Day 1 – 9/10/12
Crossing into Tunisia took a bit of time. We managed to get our visa on entry, but did not realise until later they had only given us 7 days. We had to explain about the carnet to the Tunisia customs people, but they were OK with it and after a bit of time stamped us in. We had to pay €20 for 8 days car insurance.
Then, the real delay started. A film crew was on site to film the customs entrance process and we could not proceed until they had finished. The poor folks in the 2 vehicles in front of us got a real working over; 100% inspection. Fortunately the customs chap who had assisted us got us through without too much fuss.
The pleasant drive continued, though we noticed almost immediately that the road condition was not as good as Algeria and that the volume of rubbish was much greater, which is a pity. It was not like that in the past.
We drove through to Bizerte where we had booked a hotel room for the night. We then made a side trip to Cape Blanc, the most northerly point in Africa. We have been to the most southerly point, Cape Agullus, some time ago. When we were in the west we did not think of this, so will not be able to complete the east – west.
Ray driving; N 370 17’ 42.9’’ E 0090 52’ 18.7’’
Day 2 – 10/10/12
We got up early to try and get to the Libyan embassy in Tunis early. Unfortunately there were bridge works on the way out of Bizerte, with only one lane operating. So we were delayed ~ 20 min.
On the way into Tunis we got stuck in a major traffic situation. There is probably too much traffic for the road system; however the situation does not seem to be helped by the driving habits of the local folks. In order to maintain optionality, drivers try to occupy as many lanes as possible. To a large degree this is done by sitting in on a lane marker. To counter this, other people form additional lanes. So, if the “freeway” has 3 lanes they will try and make 5 lanes, squeezing in between other vehicles. Then, there are the lane changers, like flies trying to move in and out of any space, or perceived space in order to get one car further advanced. Then, Avril’s biggest hate; those who use an exit lane or such to get to the front of a line and then make their way into the traffic flow. The police assist the traffic confusion/congestion by ignoring the engineered traffic signals and deciding to direct against red lights etc. The police do not seem to have much of an impact, as drivers will turn against their hand signals and just wave as they break the law.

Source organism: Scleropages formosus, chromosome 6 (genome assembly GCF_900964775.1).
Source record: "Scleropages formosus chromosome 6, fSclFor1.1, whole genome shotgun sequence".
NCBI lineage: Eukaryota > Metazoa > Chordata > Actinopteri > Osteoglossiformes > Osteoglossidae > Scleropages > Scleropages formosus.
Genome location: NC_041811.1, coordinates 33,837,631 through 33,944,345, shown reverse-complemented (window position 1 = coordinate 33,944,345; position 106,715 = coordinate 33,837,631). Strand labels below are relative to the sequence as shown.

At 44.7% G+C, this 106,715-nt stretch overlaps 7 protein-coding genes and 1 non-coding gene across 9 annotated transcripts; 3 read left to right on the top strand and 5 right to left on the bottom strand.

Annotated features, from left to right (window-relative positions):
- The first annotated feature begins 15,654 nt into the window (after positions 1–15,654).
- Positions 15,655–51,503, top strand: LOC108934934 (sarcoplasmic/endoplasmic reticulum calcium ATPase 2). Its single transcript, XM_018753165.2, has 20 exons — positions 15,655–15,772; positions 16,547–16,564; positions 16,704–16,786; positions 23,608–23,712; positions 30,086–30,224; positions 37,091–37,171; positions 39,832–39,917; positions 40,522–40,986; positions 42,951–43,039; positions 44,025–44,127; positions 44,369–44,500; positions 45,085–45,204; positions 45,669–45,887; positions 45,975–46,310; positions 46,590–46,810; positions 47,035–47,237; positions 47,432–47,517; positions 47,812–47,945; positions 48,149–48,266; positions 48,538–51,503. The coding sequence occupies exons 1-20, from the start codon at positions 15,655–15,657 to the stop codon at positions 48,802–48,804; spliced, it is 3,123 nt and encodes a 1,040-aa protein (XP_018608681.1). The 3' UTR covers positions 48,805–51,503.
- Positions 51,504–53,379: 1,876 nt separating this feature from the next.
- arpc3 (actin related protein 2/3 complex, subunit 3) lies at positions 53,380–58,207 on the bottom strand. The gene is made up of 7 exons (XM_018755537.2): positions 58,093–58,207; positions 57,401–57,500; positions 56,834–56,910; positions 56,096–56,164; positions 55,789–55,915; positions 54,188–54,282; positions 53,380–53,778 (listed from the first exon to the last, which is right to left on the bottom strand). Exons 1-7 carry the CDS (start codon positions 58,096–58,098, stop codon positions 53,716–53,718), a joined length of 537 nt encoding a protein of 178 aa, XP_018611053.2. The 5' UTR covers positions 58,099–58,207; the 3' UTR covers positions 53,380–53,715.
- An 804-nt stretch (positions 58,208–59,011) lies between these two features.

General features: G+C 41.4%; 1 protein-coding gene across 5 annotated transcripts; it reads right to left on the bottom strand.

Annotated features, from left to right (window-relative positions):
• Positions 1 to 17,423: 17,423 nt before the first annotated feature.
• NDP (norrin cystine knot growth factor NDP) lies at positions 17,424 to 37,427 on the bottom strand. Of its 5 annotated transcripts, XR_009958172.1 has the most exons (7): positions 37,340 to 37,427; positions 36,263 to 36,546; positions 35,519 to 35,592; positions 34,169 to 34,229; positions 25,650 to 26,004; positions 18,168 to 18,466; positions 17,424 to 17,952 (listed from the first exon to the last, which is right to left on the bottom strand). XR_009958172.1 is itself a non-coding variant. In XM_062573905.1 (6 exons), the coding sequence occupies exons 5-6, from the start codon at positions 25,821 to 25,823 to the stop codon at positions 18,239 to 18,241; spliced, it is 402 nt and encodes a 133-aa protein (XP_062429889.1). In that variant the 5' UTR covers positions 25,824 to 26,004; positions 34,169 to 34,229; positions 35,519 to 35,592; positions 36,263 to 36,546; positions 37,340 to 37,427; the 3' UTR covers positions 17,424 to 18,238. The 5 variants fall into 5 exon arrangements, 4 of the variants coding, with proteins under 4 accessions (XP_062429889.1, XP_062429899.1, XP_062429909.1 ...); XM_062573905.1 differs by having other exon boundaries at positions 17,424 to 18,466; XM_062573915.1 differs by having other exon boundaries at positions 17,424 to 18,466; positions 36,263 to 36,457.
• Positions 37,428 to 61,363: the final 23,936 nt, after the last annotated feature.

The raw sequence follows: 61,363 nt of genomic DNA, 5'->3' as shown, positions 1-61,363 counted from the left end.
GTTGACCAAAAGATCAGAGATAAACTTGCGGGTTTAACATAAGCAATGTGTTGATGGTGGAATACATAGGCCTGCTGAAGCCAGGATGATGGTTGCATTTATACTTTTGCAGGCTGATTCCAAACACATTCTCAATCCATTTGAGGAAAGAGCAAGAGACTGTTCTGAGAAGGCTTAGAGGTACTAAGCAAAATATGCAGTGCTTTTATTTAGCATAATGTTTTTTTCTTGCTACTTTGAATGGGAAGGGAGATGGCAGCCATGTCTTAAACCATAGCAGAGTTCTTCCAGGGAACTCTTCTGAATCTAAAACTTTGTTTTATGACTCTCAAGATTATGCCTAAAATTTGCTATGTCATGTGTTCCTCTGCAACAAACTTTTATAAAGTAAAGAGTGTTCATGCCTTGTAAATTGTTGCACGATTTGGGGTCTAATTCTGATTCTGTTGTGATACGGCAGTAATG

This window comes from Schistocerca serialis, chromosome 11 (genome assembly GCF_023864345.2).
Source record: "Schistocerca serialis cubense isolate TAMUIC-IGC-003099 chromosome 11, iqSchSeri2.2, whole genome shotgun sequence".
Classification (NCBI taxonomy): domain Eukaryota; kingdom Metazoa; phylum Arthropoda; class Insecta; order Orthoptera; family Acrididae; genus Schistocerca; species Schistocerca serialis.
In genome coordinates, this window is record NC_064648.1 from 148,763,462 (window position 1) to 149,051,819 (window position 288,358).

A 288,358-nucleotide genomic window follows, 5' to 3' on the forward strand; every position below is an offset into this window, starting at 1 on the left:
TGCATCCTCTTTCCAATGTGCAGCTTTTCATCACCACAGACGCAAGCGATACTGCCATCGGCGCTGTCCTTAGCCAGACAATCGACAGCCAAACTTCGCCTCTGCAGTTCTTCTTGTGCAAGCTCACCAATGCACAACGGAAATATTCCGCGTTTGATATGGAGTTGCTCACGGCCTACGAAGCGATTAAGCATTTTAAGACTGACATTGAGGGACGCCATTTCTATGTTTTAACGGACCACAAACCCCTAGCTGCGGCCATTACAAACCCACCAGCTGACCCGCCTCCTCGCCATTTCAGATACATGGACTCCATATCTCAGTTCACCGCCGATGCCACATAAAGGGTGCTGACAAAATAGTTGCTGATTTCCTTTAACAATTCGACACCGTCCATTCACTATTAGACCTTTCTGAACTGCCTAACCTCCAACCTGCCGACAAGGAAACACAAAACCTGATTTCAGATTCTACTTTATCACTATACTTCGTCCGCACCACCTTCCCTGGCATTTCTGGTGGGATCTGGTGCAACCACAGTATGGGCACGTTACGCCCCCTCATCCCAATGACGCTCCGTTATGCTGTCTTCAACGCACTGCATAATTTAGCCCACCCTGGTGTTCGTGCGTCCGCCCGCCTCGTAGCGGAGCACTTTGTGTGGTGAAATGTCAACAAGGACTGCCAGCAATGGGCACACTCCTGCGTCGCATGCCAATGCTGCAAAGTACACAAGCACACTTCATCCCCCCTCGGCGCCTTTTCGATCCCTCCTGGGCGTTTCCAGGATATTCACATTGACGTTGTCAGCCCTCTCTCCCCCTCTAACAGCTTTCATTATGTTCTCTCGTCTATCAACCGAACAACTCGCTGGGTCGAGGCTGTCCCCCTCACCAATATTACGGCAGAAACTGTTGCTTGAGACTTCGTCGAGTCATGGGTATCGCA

With some sense of irony or maybe just plain sarcasm, the GPS asked; “do you want to swap to pedestrian mode”.
We managed to get to the Libyan embassy. Unlike in previous times we have visited Tunis, there is a lot of army around the streets in Tunis. We asked the soldiers in front of the British Council if we could park there and they let us – which was very helpful.
Access to the Libyan embassy is via 3 steps to a barred window. In front of the steps there was a reasonably large crowd, and in African style, queuing is not a natural instinct. However, Avril soon had them sorted out. When we got to the window - it turned out that Ray’s visa was waiting, but not Avril’s. Bugger. So, after some liaison with the folks in Tripoli who organised the visas (US$400 per person plus 45 dinars each!!), we decided to get Ray’s and they would work on Avril’s overnight. More queuing to get to ask for Ray’s visa. Then it took some time to get the folks in the embassy to understand that we only wanted Ray’s visa. After completing the form in English and handing it in, we were told it had to be in Arabic! A helpful chap, also queuing, completed the form in Arabic for us. Then, we queued again to hand the form in. Finally + 4 hours later, much of it in the sun, Ray had his visa. In addition we had made some new friends and Avril had at least got some African people to understand that when western people are about, queuing should be practiced!!